Tuesday, November 29, 2022
Nov. 29, 2022

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Hundreds march across I-5 Bridge in ‘Jobs for Justice’ demonstration

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Hundreds marched across the Interstate 5 Bridge on Saturday morning to protest labor practices in Portland and Vancouver.

Portland Jobs With Justice, a 90-member nonprofit organization, organized the rally, which started in Portland near Jantzen Beach, included a two-mile walk across I-5 North to Vancouver and finished at Esther Short Park in downtown Vancouver.

The march and subsequent rally drew between 150 to 200 participants, the Vancouver Police Department said. There were no incidents involved with the march, according to police.

The march, themed “Good Jobs for All! No Cuts!” highlighted concerns over labor struggles involving the Hilton Vancouver Washington, Georgia-Pacific in Portland and the International Longshore and Warehouse Union in Longview, among others, said organizer Chris Ferlazzo.

“I thought it was exciting to connect the communities and their struggles,” Ferlazzo said, estimating that around 500 people participated, including people involved in Occupy Vancouver and Occupy Portland.

Saturday’s march and rally was the third in a series of events organized as part of Portland Rising. The other two were an April march in Portland and a June bus tour of seven locations, including the Hilton Vancouver Washington.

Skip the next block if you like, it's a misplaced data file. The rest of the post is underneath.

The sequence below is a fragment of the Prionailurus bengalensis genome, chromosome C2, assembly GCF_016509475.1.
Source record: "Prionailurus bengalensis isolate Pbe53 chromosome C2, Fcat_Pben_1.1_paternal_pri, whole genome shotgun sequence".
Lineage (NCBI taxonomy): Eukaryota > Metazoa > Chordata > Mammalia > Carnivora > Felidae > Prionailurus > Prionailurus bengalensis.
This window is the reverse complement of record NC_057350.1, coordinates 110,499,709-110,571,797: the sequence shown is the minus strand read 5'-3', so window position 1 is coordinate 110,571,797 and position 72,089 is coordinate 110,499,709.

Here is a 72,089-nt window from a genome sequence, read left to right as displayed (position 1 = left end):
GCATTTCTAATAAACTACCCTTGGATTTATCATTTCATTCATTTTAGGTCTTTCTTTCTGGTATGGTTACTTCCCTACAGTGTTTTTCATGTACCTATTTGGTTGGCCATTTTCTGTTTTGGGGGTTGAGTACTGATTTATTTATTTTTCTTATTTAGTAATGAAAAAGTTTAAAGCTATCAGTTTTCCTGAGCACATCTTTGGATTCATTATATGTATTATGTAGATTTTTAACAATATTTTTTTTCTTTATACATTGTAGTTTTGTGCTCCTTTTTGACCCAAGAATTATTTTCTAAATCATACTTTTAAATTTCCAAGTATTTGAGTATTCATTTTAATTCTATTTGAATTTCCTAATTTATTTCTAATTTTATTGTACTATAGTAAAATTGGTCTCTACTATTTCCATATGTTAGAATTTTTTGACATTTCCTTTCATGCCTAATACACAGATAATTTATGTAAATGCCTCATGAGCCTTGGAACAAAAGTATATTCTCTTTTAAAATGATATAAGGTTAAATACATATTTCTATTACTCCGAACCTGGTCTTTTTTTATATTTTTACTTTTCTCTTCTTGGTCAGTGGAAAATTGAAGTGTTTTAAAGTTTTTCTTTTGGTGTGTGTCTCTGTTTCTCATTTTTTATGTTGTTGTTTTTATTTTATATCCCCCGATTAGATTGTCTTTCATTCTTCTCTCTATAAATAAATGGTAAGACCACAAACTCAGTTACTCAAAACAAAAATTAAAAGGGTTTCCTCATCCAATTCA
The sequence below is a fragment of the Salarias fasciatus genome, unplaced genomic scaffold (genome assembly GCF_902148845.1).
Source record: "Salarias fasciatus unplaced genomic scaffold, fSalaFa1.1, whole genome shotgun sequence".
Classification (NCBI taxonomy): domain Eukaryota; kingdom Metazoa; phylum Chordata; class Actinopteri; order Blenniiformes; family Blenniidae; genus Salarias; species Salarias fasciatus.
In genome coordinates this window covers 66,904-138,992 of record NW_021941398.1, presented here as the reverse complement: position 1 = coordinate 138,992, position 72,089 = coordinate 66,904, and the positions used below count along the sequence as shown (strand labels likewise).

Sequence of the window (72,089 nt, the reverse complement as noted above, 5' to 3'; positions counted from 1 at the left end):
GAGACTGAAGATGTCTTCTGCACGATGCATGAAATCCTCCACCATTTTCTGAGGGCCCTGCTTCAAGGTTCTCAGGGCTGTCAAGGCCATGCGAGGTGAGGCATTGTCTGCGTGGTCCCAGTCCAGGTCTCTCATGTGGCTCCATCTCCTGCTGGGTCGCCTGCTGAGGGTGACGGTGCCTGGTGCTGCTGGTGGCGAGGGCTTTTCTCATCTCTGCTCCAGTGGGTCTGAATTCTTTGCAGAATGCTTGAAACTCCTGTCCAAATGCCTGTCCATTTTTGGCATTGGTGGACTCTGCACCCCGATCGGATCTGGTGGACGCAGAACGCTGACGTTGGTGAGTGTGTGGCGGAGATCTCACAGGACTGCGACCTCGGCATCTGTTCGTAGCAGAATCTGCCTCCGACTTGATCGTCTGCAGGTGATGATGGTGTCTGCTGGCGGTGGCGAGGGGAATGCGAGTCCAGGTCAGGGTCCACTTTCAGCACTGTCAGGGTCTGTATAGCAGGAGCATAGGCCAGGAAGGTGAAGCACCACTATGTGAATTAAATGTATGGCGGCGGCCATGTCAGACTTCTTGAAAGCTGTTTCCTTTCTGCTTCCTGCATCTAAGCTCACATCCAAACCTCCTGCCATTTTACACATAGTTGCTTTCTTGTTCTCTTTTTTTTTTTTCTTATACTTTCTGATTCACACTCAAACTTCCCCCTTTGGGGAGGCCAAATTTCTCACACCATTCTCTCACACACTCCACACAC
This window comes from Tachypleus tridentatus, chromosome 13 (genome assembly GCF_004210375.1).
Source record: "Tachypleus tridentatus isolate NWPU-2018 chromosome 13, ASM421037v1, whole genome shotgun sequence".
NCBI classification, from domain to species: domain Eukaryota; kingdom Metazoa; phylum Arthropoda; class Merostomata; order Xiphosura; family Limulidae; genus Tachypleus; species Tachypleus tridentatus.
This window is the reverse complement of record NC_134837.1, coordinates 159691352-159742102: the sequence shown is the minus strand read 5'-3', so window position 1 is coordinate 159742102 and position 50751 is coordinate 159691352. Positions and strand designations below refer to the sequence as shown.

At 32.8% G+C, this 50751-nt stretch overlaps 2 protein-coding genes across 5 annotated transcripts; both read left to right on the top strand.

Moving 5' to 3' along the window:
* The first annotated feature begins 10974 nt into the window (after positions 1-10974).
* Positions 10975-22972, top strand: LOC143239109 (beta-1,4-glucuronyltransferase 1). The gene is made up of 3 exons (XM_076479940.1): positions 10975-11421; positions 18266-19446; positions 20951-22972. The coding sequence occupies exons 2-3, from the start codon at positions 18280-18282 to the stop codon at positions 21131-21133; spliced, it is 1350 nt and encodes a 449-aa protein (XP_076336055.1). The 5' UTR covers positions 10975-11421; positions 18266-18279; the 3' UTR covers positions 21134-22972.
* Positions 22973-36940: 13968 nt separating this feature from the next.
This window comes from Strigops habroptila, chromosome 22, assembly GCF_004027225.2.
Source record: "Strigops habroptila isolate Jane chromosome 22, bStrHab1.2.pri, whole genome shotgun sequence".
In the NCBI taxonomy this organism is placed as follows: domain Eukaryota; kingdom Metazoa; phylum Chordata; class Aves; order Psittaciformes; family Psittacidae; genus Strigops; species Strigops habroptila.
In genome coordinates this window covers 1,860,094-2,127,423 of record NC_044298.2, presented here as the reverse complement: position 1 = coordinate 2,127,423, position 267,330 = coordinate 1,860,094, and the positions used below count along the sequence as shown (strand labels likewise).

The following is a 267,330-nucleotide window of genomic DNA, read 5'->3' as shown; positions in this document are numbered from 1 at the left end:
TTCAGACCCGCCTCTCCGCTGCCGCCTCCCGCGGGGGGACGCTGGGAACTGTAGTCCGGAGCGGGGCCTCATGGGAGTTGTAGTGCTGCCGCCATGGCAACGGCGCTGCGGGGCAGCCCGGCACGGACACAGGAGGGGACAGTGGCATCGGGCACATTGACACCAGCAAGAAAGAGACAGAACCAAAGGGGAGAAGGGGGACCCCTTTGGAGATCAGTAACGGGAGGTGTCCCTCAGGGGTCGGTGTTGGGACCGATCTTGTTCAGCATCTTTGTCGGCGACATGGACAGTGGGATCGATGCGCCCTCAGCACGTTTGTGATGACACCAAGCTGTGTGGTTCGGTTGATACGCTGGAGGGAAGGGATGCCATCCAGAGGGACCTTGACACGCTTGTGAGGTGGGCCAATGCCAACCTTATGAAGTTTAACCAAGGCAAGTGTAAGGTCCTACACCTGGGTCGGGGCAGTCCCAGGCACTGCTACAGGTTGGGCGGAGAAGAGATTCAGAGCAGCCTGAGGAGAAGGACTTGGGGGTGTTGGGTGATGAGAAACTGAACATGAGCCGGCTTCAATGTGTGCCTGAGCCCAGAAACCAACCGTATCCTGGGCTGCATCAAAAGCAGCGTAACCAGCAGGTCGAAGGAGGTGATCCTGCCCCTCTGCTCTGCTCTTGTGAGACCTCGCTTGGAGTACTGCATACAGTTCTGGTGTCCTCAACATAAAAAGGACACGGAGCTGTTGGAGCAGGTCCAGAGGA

While Ferlazzo labeled Saturday’s march across the bridge a success, he said there were no immediate plans to hold a similar event again. He did not rule it out, however.

Peaceful protest events involving Portland Jobs With Justice will continue as long as there are “threats to social safety nets,” he added.

The Hilton Vancouver Washington wage dispute remains unsettled.

Workers received an “inadequate” contract proposal in October, said Karly Edwards, a Portland-based lead organizer of Unite Here, a national organization that supports unions for various industries, including hotel workers.

Eric Walters, general manager for Hilton Vancouver Washington, emailed the Columbian a copy of his written response to the union. In the letter dated Oct. 8, Walters described why he believed the union’s demands were too steep for the hotel, given how the recession had negatively impacted its business.

Unite Here will have representatives at Monday’s Vancouver City Council meeting, Edwards said.

“Both City Hall and the Vancouver Hilton can expect that, if they’re not going to treat workers right, there will be no labor peace in Vancouver from this point forward,” Edwards said.

Ray Legendre: 360-735-4517; http://facebook.com/raylegend; http://twitter.com/col_smallcities; ray.legendre@columbian.com.

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